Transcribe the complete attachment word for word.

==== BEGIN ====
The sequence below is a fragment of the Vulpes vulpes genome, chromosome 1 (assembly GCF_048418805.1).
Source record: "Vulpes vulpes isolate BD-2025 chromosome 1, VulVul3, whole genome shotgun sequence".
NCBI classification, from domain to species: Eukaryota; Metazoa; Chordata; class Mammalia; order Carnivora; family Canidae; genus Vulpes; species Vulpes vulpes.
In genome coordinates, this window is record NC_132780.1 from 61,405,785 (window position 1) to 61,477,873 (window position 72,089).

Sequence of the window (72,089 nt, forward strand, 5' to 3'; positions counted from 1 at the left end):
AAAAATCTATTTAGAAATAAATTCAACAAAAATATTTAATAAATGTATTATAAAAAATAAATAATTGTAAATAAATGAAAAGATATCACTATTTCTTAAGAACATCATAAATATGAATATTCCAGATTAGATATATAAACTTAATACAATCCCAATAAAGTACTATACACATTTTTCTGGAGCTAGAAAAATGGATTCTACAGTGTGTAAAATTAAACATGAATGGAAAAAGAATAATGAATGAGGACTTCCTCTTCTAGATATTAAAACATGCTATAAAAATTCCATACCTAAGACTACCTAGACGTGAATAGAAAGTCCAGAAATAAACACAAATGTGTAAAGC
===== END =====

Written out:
The sequence below is a fragment of the Vulpes vulpes genome, chromosome 1 (assembly GCF_048418805.1).
Source record: "Vulpes vulpes isolate BD-2025 chromosome 1, VulVul3, whole genome shotgun sequence".
NCBI classification, from domain to species: Eukaryota; Metazoa; Chordata; class Mammalia; order Carnivora; family Canidae; genus Vulpes; species Vulpes vulpes.
In genome coordinates, this window is record NC_132780.1 from 61,405,785 (window position 1) to 61,477,873 (window position 72,089).

Sequence of the window (72,089 nt, forward strand, 5' to 3'; positions counted from 1 at the left end):
AAAAATCTATTTAGAAATAAATTCAACAAAAATATTTAATAAATGTATTATAAAAAATAAATAATTGTAAATAAATGAAAAGATATCACTATTTCTTAAGAACATCATAAATATGAATATTCCAGATTAGATATATAAACTTAATACAATCCCAATAAAGTACTATACACATTTTTCTGGAGCTAGAAAAATGGATTCTACAGTGTGTAAAATTAAACATGAATGGAAAAAGAATAATGAATGAGGACTTCCTCTTCTAGATATTAAAACATGCTATAAAAATTCCATACCTAAGACTACCTAGACGTGAATAGAAAGTCCAGAAATAAACACAAATGTGTAAAGC